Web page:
As a child, the Lost Boy left his village in southern Sudan and walked for weeks to safety in Ethiopia.
Now a grown man, Winnipeg's Reuben Garang is going home for the first time in mid-December.
"I've been thinking about this for a long time," said Garang, a Christian minister. "The voice of my mother keeps echoing back to me."
Garang leaves Winnipeg Dec. 15 and flies to Belgium then Uganda where he'll board a bus for the 21/2-day road trip that may take longer but he doesn't mind.
"It's a beautiful country."
He'll be part of South Sudan's annual homecoming migration of people returning to their villages for the festive season.
"Christmas is a huge thing," he said.
The main event? Wrestling.
"It's clan by clan and draws a crowd."
He has four kids of his own, just completed a master's degree in development practice and sustainability and felt he had to go back so he can get on with his life.
Garang, 41, is from Twic, a village in what is now South Sudan. The country of eight million gained its independence from Sudan two years ago in a referendum following decades of civil war that killed more than two million people and displaced millions more.
"All these years, I'm thinking in my bones, in my blood, in my mind that my village is somewhere."
He's being pulled back there by many forces.
"Although my parents died, I still want to sit by their graves and talk to them."
A few years ago, his 10-year-old daughter started asking him about his childhood and what happened to his parents.
" 'When did you graduate?' I was 30. That doesn't make sense to her at all."
She asked what happened to his parents. "I was afraid to tell her, so I said 'They're lost.' "
That didn't make sense to her either: " 'They don't have phones? Are they lost in a forest? You have to find them.' "
His daughter now knows about his childhood, said Garang, who is going back to see siblings and cousins and to find closure.
He remembers his village was once a vibrant, tight-knit farming community.
"People were living closely -- it was so full of life."
Not anymore. Much of it was destroyed and whole families killed, he said. The Arabic-speaking government of Sudan based in the north was trying to wipe out the southern Sudanese, bombing and raiding villages, he said.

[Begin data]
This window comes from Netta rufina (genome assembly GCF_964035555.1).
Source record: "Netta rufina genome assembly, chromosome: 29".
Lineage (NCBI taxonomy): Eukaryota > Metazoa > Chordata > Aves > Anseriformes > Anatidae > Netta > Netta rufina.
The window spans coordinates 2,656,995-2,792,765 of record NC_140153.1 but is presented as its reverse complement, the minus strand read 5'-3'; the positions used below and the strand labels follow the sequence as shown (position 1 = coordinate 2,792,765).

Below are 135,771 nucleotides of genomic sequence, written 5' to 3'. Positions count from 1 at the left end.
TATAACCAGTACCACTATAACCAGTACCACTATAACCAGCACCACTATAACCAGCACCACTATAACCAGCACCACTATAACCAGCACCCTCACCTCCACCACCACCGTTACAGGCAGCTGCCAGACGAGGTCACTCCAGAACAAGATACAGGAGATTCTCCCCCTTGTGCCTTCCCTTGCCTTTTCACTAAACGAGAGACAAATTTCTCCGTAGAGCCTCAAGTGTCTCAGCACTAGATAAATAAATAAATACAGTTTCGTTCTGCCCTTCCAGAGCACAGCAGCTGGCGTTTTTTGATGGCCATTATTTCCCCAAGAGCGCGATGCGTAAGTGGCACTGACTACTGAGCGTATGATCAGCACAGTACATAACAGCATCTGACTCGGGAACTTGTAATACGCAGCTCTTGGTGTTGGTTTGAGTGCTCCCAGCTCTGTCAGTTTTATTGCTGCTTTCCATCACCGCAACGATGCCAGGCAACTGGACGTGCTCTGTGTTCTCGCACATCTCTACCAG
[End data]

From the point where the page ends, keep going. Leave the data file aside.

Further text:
"In a village, if you're a boy, they will kill you."
Boys fled their villages by the thousands and headed for refugee camps in neighbouring countries, he said. He didn't know exactly where he was going or where he'd end up, he was just told, "Go the direction where the sun comes from," he said. "You don't know what it looks like, what kind of food will be there -- are you going to die there?"
After the long, exhausting walk to a refugee camp in Ethiopia, his journey wasn't over. He and the other boys who were big enough to hold an AK-47 were recruited by the rebels trying to gain independence from the Sudanese government.
"It was difficult." Garang remembers being separated from boys in his village and not understanding the language of the child soldiers in his unit. He doesn't offer any specific recollections of fighting.
"There are so many bad memories that live with you. You try but they don't go away. The trauma doesn't go away," he said. "The good part is it makes you a global citizen -- you're concerned with any situation where there's war. You know exactly what it is -- you know how children suffer and mothers suffer."
Garang said 300 Lost Boys came to Winnipeg. Some may be quietly suffering from post-traumatic stress disorder, he said. They've settled here, studied, become successful and now are facing their troubled past, he said.
"What has helped me is talking," he said.
"One person's life story is a lesson," he said. "It's a good time for me to let people know I'm going back to my village for the first time."